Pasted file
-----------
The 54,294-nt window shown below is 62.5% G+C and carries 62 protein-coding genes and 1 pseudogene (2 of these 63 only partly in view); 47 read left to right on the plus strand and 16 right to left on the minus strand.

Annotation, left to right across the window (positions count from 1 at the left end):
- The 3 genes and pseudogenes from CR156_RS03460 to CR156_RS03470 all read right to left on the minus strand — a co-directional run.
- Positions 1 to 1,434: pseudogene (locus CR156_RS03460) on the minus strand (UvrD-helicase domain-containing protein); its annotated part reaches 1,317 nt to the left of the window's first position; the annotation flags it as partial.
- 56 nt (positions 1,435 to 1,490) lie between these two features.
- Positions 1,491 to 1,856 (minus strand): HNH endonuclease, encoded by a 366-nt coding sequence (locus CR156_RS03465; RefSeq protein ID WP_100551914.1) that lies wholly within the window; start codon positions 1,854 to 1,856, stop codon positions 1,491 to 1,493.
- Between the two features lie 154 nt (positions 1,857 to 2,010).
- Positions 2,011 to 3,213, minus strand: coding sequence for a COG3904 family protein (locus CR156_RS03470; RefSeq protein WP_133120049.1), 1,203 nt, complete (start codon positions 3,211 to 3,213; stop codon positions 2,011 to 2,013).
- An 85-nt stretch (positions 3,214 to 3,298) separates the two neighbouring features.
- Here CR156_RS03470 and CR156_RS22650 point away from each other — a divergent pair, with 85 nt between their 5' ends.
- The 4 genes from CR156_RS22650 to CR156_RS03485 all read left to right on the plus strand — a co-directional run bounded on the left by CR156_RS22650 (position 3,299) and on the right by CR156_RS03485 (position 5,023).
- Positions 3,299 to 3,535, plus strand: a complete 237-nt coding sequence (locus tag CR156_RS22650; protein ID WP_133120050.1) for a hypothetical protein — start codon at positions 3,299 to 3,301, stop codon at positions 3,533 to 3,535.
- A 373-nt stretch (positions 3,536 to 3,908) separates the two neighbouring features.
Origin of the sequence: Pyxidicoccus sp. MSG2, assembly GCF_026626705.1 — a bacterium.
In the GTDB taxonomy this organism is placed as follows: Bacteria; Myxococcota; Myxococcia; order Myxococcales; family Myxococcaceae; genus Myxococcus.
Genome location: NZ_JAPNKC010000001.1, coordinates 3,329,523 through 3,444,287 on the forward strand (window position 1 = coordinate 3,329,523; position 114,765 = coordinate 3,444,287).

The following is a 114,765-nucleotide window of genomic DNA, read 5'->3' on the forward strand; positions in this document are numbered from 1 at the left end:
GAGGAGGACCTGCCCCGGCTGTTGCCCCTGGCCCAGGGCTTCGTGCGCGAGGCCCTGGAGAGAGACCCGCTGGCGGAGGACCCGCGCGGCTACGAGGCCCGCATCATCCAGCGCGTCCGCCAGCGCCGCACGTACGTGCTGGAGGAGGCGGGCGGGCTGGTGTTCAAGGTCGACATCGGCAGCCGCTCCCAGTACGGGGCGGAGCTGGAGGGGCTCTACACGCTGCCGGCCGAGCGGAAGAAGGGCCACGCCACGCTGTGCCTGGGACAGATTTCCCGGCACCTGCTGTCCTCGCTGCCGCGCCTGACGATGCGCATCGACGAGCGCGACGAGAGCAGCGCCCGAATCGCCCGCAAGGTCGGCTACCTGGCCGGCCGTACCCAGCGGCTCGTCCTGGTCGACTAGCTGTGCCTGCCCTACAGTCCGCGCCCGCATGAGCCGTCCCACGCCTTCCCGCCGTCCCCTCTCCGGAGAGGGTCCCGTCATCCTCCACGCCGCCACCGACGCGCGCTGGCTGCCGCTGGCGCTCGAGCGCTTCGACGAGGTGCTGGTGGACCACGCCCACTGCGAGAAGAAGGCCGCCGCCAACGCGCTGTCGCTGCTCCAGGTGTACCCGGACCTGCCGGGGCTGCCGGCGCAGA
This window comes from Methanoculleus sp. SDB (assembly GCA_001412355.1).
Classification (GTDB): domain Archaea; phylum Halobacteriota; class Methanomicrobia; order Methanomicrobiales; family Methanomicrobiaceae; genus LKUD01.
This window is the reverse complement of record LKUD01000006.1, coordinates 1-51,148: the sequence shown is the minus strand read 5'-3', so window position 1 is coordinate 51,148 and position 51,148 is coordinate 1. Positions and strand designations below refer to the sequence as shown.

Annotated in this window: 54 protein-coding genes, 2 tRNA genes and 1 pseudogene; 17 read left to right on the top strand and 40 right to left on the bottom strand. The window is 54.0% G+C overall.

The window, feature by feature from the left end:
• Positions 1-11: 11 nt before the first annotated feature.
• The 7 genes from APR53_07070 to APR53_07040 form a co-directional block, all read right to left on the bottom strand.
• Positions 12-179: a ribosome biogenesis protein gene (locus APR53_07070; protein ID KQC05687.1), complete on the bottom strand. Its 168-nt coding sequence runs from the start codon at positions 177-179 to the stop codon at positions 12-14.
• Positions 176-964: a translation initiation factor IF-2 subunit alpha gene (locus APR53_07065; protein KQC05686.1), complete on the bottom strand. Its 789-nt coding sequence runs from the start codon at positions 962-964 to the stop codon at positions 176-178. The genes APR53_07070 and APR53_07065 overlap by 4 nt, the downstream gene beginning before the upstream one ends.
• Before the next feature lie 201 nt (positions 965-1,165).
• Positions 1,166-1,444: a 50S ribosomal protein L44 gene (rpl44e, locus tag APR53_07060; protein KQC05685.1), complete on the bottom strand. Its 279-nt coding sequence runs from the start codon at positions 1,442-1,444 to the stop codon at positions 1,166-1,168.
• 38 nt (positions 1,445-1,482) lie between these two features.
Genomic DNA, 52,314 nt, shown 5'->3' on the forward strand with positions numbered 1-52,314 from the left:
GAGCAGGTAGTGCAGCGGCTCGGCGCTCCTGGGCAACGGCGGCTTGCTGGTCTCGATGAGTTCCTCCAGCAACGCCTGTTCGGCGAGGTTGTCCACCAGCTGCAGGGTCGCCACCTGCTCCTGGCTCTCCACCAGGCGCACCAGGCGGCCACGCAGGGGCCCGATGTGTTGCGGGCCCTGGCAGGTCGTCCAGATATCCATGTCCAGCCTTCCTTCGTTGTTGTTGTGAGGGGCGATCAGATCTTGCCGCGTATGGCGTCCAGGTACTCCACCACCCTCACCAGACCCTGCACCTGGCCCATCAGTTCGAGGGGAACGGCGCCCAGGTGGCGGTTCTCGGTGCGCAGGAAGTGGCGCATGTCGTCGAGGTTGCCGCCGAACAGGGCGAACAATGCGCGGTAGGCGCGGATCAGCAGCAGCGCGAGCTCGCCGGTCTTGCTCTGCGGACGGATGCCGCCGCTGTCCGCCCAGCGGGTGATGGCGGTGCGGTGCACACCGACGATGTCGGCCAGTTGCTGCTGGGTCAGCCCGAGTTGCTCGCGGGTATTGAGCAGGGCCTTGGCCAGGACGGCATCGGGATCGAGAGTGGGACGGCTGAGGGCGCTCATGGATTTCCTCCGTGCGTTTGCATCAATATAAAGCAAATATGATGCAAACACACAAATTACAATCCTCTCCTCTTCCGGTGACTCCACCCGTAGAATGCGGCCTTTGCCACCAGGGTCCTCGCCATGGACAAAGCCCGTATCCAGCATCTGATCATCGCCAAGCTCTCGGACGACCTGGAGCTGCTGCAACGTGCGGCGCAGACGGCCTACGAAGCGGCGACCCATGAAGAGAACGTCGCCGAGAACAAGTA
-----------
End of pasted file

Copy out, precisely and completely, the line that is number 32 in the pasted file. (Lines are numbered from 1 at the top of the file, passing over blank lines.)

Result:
GAGCAGGTAGTGCAGCGGCTCGGCGCTCCTGGGCAACGGCGGCTTGCTGGTCTCGATGAGTTCCTCCAGCAACGCCTGTTCGGCGAGGTTGTCCACCAGCTGCAGGGTCGCCACCTGCTCCTGGCTCTCCACCAGGCGCACCAGGCGGCCACGCAGGGGCCCGATGTGTTGCGGGCCCTGGCAGGTCGTCCAGATATCCATGTCCAGCCTTCCTTCGTTGTTGTTGTGAGGGGCGATCAGATCTTGCCGCGTATGGCGTCCAGGTACTCCACCACCCTCACCAGACCCTGCACCTGGCCCATCAGTTCGAGGGGAACGGCGCCCAGGTGGCGGTTCTCGGTGCGCAGGAAGTGGCGCATGTCGTCGAGGTTGCCGCCGAACAGGGCGAACAATGCGCGGTAGGCGCGGATCAGCAGCAGCGCGAGCTCGCCGGTCTTGCTCTGCGGACGGATGCCGCCGCTGTCCGCCCAGCGGGTGATGGCGGTGCGGTGCACACCGACGATGTCGGCCAGTTGCTGCTGGGTCAGCCCGAGTTGCTCGCGGGTATTGAGCAGGGCCTTGGCCAGGACGGCATCGGGATCGAGAGTGGGACGGCTGAGGGCGCTCATGGATTTCCTCCGTGCGTTTGCATCAATATAAAGCAAATATGATGCAAACACACAAATTACAATCCTCTCCTCTTCCGGTGACTCCACCCGTAGAATGCGGCCTTTGCCACCAGGGTCCTCGCCATGGACAAAGCCCGTATCCAGCATCTGATCATCGCCAAGCTCTCGGACGACCTGGAGCTGCTGCAACGTGCGGCGCAGACGGCCTACGAAGCGGCGACCCATGAAGAGAACGTCGCCGAGAACAAGTA